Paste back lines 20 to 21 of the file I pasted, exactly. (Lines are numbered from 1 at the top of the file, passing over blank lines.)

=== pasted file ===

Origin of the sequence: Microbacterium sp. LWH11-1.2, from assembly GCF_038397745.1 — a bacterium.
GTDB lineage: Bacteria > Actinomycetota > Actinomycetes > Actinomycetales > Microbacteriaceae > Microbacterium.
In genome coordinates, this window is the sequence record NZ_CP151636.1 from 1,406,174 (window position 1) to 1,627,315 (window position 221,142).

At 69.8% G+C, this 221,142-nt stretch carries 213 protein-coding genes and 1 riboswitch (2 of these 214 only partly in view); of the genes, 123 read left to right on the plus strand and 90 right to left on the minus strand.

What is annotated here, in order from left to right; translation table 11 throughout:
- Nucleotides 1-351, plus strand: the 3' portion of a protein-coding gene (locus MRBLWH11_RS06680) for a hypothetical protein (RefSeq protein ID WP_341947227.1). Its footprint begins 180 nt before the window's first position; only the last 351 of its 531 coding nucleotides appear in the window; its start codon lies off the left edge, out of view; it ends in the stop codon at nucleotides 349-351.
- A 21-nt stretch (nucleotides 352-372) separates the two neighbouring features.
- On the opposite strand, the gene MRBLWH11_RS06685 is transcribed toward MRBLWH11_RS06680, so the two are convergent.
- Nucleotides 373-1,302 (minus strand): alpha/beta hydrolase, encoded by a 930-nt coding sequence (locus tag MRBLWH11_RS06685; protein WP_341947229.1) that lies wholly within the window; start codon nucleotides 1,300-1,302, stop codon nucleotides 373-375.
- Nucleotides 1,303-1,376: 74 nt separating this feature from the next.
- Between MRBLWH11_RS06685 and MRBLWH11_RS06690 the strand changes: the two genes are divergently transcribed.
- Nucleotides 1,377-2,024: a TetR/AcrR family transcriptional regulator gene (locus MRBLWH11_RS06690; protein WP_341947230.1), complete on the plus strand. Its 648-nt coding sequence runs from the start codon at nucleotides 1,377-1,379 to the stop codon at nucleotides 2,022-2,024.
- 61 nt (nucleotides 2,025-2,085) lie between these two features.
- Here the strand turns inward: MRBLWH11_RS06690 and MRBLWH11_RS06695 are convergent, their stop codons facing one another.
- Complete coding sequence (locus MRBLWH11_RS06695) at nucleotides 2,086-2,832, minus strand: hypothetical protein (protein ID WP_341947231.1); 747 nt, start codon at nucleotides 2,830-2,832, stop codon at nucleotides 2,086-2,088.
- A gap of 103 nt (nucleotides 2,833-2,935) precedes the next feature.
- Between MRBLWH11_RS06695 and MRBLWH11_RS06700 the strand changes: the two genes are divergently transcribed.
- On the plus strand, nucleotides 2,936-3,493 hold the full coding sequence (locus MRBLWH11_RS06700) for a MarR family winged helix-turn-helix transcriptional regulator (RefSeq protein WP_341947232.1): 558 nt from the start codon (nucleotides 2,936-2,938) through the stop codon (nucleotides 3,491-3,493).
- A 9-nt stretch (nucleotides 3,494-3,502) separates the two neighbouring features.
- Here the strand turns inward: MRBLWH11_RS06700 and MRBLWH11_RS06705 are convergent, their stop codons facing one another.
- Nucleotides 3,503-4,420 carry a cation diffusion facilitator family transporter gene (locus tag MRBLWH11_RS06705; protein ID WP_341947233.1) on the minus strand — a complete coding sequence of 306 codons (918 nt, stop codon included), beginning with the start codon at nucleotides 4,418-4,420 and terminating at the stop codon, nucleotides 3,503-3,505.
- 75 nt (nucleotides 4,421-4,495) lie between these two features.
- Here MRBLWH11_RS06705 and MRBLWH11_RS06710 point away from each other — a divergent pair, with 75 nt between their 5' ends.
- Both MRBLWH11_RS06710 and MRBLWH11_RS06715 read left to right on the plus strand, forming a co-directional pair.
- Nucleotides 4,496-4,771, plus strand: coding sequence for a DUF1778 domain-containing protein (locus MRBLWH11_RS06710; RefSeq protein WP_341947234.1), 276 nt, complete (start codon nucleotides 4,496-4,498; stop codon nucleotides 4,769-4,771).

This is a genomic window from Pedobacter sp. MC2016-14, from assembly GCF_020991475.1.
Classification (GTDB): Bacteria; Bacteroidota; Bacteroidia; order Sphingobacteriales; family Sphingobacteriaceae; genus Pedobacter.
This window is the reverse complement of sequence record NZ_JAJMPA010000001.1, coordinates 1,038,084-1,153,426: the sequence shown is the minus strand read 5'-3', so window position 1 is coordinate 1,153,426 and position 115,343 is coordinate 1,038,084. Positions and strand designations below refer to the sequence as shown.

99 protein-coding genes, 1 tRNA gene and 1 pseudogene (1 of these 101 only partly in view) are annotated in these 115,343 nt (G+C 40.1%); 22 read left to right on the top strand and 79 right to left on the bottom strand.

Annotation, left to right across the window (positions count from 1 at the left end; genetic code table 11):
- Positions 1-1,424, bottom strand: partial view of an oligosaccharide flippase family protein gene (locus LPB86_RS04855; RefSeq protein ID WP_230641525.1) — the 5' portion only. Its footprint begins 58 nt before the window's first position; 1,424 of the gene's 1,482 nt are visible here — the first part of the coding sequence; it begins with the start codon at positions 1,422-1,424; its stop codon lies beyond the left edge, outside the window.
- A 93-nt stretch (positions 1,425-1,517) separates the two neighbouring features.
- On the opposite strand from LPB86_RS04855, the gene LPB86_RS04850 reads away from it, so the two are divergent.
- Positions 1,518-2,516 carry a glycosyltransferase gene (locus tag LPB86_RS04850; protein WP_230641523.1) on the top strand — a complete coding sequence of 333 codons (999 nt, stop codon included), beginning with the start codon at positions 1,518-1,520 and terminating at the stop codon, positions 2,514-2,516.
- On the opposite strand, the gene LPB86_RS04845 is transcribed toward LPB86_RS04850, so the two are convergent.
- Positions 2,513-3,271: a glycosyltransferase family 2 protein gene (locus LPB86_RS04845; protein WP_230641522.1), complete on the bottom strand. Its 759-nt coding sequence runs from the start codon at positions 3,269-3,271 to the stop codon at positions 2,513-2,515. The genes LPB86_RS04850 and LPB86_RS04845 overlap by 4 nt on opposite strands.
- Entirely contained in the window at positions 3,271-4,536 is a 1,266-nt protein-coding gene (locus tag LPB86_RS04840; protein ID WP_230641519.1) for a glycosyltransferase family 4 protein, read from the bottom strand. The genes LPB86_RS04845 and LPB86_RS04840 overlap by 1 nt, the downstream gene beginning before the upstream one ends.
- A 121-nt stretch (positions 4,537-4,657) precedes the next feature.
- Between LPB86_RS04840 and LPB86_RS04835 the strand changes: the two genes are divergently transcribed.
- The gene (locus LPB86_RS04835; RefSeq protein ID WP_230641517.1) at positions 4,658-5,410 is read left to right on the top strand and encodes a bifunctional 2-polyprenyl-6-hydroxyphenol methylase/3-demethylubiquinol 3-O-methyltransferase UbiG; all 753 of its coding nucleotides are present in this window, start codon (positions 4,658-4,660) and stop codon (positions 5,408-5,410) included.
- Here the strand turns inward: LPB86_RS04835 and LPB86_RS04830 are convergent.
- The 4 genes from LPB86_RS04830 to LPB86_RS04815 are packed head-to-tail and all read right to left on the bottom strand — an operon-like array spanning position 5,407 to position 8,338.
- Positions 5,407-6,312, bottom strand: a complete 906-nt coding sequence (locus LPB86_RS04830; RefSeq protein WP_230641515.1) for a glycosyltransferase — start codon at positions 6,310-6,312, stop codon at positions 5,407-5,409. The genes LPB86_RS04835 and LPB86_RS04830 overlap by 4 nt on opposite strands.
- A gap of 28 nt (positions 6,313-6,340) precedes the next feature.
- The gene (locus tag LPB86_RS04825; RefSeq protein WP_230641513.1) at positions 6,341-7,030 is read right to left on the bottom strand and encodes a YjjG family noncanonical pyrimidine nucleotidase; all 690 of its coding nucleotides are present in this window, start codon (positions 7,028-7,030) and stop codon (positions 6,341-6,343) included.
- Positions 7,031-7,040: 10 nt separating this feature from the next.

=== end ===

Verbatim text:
- Here the strand turns inward: MRBLWH11_RS06700 and MRBLWH11_RS06705 are convergent, their stop codons facing one another.
- Nucleotides 3,503-4,420 carry a cation diffusion facilitator family transporter gene (locus tag MRBLWH11_RS06705; protein ID WP_341947233.1) on the minus strand — a complete coding sequence of 306 codons (918 nt, stop codon included), beginning with the start codon at nucleotides 4,418-4,420 and terminating at the stop codon, nucleotides 3,503-3,505.